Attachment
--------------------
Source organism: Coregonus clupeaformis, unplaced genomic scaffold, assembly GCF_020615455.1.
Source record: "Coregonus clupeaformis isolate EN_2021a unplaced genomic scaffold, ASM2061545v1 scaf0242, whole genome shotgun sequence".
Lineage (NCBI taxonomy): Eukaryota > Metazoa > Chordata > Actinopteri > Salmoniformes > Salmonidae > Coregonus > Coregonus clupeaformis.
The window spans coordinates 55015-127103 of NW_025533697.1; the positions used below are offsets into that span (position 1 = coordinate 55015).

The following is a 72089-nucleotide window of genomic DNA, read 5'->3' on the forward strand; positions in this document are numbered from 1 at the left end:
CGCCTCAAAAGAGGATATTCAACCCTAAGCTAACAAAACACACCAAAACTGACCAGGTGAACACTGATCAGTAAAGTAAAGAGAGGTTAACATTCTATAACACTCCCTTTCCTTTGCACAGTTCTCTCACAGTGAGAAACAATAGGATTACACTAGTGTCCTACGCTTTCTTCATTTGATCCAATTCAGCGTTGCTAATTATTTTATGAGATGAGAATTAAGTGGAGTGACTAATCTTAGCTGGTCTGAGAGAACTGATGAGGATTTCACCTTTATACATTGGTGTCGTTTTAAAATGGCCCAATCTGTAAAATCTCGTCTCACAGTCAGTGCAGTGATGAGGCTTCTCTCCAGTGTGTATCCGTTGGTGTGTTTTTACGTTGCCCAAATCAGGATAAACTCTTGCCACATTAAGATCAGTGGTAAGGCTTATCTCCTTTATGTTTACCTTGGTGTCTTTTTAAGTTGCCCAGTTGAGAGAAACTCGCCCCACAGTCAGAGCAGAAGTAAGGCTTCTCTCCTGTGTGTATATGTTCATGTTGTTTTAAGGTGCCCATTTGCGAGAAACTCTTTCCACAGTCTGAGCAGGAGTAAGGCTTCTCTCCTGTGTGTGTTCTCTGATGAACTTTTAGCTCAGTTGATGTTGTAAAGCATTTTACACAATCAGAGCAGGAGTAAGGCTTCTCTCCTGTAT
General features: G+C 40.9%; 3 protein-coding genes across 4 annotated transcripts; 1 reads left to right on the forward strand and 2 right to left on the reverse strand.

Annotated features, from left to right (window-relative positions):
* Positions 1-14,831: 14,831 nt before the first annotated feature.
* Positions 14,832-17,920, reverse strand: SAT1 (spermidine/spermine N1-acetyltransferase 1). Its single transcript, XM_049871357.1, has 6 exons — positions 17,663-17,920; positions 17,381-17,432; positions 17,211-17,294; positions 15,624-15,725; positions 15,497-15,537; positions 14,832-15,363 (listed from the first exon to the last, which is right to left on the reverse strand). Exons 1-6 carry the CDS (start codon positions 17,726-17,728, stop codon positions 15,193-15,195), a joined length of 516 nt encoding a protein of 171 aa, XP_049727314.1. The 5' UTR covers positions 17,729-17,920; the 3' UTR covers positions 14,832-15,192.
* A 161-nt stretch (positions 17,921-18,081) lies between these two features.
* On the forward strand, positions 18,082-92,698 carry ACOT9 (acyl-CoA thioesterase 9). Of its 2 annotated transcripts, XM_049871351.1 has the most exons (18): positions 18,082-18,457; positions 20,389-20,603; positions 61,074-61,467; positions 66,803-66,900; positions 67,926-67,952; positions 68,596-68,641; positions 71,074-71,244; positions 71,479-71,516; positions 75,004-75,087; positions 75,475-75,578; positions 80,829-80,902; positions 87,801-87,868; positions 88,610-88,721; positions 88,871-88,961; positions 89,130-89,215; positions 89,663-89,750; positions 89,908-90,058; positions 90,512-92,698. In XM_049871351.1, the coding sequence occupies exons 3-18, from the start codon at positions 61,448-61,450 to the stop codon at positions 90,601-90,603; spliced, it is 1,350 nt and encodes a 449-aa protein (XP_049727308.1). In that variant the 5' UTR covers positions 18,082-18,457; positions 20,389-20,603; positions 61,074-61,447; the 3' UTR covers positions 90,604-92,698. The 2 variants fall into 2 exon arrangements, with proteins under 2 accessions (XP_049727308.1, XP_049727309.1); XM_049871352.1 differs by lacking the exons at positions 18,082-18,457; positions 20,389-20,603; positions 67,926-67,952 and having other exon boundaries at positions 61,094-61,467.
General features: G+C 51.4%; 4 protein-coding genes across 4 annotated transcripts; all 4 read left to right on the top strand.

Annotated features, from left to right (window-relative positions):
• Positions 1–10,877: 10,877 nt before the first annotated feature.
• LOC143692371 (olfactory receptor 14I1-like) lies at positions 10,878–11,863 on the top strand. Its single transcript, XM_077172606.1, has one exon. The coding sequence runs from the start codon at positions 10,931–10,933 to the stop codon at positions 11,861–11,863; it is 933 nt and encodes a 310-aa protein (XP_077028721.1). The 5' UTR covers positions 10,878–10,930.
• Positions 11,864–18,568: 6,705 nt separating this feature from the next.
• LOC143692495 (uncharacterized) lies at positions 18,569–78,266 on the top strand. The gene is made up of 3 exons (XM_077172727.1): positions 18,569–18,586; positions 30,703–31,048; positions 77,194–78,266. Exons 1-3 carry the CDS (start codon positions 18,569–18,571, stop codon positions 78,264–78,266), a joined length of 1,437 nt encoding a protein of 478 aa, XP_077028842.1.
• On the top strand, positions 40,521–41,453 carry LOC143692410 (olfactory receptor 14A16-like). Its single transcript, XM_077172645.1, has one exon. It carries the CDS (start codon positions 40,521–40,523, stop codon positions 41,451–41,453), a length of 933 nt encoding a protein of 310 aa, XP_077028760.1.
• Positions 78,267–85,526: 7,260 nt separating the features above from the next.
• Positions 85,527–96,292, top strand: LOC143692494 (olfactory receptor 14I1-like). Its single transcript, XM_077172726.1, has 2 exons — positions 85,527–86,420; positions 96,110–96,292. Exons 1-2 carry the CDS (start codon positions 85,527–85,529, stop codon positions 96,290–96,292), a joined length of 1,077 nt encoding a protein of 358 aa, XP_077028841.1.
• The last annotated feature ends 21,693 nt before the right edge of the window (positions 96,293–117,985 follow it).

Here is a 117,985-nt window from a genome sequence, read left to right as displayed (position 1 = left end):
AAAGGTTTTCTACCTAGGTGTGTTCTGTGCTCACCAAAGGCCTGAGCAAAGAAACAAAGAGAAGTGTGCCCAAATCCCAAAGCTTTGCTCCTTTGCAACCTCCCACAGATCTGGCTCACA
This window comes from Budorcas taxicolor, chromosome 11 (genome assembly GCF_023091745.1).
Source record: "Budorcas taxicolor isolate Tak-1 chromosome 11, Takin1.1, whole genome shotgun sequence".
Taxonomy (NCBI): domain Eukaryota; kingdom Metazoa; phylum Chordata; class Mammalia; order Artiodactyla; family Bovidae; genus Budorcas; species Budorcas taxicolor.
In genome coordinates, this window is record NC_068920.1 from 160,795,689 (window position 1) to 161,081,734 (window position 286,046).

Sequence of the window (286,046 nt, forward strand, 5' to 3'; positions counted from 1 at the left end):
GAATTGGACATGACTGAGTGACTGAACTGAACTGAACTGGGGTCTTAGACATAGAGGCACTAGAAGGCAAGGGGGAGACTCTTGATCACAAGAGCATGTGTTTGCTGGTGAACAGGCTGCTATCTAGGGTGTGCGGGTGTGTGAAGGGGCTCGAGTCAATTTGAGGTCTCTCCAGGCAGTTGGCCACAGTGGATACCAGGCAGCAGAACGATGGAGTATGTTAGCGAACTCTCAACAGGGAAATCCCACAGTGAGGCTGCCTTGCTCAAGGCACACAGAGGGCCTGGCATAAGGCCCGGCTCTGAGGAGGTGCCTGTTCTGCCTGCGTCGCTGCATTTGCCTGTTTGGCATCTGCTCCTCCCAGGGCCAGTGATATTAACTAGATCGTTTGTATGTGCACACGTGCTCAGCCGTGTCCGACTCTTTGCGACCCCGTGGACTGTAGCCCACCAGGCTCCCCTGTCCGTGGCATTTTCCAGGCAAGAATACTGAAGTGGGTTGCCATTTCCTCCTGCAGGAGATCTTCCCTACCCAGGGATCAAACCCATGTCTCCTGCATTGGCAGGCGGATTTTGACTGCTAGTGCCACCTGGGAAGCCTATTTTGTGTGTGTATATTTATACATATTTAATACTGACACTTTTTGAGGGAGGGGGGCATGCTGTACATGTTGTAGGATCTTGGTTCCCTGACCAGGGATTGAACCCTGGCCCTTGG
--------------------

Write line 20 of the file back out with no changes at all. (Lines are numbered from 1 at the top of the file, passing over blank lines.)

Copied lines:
• Positions 78,267–85,526: 7,260 nt separating the features above from the next.